FG: As you know the humanities is a book driven field and dominated by single author works, an emphasis that is, I think, to our detriment. Often, the work we are doing is collaborative; so, in order to write your book you need to have feedback from colleagues and peers. But in general collaborative work is not something that we do – although I think as we’re moving forward it’s something we have to re-think in some ways.
LC: Because we look at such complex problems it makes having a physicist on board, an engineer on board, and a biochemist on board almost a necessity. We don’t have all of the tools that we need in our lab. For example, we recently started collaborating with a chemist because we want model molecules that are synthetically made. But we don’t have the expertise to synthetically make molecules – we’re not chemists.
FG: So, it necessitates collaborative work.
LC: Yes, which is something that’s amazing. It actually helps to interest some minority students because they are attracted to the teamwork and a network of people. When informally surveying undergrads of color we’ve found that it’s one of the things that they really like about engineering work. The other thing that they really like is discovering the impact that their work can make.
FG: Give us a sense of your teaching and the outreach work that you are doing. Is this a formal project or an extension of other work that you are doing?
LC: I am hoping to start collaborating with Omi Jones and the Warfield Center on an education proposal that would use our own students to reach out to the East Austin community, so that they get the sense of ownership in engineering and science to start making connections with larger populations of underrepresented minorities that may not have extensive knowledge of what engineering degrees involve.. Another component will tap into the notion of service to the community that our parents and churches encourage in us. The students would be involved in a collaborative course with members of the Warfield Center that are experts in cultural features of underdeveloped African countries or Latin American countries. They will do a cultural survey through the lens of technology to determine what kinds of needs these countries express, how those needs are expressed through writing or painting, for example, then figure out what technology can do to serve them. By delving into science students will have to think creatively about simple tools that can really help the lives of people around the world. This is a course I look forward to developing and teaching within the next couple of years.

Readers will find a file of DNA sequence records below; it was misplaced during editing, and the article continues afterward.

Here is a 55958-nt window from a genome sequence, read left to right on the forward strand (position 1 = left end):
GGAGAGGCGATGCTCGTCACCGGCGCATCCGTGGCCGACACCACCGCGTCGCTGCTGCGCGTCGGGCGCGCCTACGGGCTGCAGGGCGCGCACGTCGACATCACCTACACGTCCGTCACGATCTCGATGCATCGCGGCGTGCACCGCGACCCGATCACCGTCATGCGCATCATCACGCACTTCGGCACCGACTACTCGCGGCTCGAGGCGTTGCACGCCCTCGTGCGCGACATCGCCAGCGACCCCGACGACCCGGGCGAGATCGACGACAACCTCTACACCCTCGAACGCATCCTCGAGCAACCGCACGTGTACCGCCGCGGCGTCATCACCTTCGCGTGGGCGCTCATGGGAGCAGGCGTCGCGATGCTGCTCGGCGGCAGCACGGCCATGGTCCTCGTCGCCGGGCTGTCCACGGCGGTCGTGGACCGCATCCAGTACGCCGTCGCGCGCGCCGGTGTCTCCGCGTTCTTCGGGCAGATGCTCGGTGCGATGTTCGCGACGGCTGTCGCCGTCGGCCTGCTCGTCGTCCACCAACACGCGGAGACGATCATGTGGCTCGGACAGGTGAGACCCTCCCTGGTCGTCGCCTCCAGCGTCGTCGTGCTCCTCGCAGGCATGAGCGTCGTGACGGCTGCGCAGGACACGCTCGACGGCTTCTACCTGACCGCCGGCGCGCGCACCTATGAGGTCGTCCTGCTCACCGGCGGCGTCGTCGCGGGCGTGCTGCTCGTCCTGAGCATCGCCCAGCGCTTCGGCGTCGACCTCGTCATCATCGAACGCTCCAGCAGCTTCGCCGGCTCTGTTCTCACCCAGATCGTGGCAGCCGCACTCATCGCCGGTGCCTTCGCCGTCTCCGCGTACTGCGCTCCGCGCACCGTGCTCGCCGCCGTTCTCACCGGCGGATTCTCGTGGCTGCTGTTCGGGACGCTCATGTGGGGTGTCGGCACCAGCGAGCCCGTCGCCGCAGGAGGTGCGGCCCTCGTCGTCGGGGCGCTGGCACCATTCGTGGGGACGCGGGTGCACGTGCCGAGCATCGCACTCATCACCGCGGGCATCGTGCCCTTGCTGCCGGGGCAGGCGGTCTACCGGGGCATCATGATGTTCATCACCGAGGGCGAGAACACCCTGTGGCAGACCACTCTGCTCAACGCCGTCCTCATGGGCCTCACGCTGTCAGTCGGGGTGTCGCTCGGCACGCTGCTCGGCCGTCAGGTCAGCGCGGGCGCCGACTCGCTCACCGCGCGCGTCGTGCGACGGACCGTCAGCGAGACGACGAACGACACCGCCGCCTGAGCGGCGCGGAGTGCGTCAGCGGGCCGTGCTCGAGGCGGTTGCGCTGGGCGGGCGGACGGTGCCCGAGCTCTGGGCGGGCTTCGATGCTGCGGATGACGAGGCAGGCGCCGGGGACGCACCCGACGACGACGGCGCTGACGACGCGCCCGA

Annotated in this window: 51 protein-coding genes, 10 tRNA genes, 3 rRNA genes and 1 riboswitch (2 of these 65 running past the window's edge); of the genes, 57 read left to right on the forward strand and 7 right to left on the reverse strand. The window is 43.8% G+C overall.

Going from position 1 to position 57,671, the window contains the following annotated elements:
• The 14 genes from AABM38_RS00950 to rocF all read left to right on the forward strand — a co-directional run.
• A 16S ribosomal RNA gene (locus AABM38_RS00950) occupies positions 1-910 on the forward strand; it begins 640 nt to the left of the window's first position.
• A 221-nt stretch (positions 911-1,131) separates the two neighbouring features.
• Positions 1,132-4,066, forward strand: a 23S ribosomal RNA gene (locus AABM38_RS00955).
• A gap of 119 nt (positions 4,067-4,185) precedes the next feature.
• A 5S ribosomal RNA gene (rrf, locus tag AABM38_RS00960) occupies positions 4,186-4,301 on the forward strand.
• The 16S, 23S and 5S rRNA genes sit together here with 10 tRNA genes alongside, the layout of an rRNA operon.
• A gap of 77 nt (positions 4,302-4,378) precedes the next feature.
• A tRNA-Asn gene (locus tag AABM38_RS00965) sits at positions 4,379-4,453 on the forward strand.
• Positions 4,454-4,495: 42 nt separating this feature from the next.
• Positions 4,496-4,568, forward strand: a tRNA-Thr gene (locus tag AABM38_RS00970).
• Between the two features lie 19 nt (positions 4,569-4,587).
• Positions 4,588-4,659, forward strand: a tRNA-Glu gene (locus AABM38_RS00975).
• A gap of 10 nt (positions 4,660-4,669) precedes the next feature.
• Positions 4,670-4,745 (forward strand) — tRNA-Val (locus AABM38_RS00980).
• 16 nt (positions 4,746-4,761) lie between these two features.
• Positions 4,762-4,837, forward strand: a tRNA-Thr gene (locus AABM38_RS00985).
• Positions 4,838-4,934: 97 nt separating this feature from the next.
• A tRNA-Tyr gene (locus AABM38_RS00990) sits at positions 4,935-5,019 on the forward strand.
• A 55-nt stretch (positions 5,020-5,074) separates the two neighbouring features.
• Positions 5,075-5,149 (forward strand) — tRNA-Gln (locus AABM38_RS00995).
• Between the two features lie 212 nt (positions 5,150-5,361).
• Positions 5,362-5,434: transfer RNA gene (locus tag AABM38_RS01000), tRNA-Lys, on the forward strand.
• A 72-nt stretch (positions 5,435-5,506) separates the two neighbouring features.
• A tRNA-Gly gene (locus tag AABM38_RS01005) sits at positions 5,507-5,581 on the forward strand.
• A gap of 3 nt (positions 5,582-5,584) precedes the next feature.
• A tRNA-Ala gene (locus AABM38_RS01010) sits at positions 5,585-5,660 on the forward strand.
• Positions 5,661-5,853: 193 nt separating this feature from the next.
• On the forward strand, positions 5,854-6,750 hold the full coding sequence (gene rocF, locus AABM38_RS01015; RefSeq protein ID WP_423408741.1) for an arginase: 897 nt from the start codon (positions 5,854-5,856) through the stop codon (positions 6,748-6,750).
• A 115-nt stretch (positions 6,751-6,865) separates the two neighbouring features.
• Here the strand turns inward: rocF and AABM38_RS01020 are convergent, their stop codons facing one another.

FG: …which takes us back to where we started in this conversation about what drew you to the kind of research you do. That’s sound great and it’s in line with things that African and African Diaspora Studies is doing, and that the Center likes to do in terms of outreach and community engagement.
LC: Yes, it would be great – because it turns out a lot of our students take classes from professors that are in the Warfield Center but they don’t see the connection to immediate problems in the local and global community. It’s a struggle because we don’t have a community that understands what they do – I went through that myself. Their parents feel proud when students have completed college, of course, but it can be very hard for our students to talk about their work and research with their parents when they go back home. And that’s really frustrating to a student because these are very challenging fields. The other problem is that resources are so poor that only about 14% of graduating high school minorities have the physics, math and chemistry background to even apply for engineering.
FG: Students may say, “I want to be an engineer” – and may only think of civil or petroleum engineering. They take a class, it destroys their GPA, and it’s over – which goes to the retention issue we were talking about.
LC: I teach the introductory class in chemical engineering exactly for that reason. One of the first things I do is to introduce the idea of engineering tied to service to encourage thinking about the big picture of what they can do. But, I think our students really need a different level of support from what they get. There aren’t enough role models available for them to have a sense of identity in the discipline - which is why I’m really excited about being a part of the Center so that we can begin to bridge some of those gaps with engineering.
Transcription by M’bewe Escobar